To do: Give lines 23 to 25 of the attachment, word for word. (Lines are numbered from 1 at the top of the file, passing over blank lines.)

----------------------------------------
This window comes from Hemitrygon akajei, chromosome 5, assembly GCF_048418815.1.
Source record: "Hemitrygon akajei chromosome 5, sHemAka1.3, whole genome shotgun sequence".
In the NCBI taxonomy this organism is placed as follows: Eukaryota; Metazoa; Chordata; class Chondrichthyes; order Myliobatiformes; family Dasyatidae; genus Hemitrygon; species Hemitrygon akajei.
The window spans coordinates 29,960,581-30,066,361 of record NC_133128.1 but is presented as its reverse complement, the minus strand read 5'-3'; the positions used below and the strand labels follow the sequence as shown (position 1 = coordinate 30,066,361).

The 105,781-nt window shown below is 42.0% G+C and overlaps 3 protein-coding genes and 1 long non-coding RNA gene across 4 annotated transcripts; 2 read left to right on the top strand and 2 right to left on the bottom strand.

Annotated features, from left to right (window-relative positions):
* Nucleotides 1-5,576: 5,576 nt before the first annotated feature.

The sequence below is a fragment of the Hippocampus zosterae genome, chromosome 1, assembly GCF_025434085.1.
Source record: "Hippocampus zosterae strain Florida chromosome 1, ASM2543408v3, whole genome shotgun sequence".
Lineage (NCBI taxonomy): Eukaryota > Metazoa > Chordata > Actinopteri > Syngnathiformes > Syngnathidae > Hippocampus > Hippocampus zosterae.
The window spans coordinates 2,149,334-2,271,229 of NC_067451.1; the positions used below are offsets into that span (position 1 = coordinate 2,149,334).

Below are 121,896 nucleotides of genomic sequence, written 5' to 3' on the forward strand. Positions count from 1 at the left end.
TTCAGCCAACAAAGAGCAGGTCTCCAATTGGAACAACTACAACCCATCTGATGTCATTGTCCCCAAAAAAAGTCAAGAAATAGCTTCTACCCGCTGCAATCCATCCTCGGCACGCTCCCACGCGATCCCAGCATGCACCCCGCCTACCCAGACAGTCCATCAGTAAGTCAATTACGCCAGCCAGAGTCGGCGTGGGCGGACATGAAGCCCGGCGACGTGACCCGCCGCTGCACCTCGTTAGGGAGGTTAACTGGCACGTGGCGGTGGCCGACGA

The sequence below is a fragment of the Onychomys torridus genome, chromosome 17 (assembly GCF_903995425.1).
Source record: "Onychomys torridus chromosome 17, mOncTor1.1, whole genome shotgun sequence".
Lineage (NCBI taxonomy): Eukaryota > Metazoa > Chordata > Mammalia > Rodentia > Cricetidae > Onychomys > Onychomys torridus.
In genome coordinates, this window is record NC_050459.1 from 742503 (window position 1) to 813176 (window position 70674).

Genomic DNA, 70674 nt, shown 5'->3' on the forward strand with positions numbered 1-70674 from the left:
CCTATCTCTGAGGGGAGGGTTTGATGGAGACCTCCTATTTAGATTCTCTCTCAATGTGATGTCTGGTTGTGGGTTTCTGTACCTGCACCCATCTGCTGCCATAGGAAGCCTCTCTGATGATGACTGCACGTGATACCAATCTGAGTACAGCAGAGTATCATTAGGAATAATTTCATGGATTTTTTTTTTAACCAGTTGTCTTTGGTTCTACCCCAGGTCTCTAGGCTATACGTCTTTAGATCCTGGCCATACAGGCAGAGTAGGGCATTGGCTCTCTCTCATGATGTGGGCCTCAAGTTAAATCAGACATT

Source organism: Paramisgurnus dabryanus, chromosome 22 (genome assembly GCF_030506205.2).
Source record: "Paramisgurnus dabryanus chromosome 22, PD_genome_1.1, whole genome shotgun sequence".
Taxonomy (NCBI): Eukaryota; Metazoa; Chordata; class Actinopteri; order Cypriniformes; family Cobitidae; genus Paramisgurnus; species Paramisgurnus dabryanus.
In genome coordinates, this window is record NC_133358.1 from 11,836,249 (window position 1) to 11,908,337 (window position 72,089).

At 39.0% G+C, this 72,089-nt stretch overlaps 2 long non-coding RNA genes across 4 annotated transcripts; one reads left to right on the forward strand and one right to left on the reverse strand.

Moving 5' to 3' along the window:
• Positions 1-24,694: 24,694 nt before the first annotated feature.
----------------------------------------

In genome coordinates, this window is record NC_133358.1 from 11,836,249 (window position 1) to 11,908,337 (window position 72,089).

At 39.0% G+C, this 72,089-nt stretch overlaps 2 long non-coding RNA genes across 4 annotated transcripts; one reads left to right on the forward strand and one right to left on the reverse strand.

Moving 5' to 3' along the window: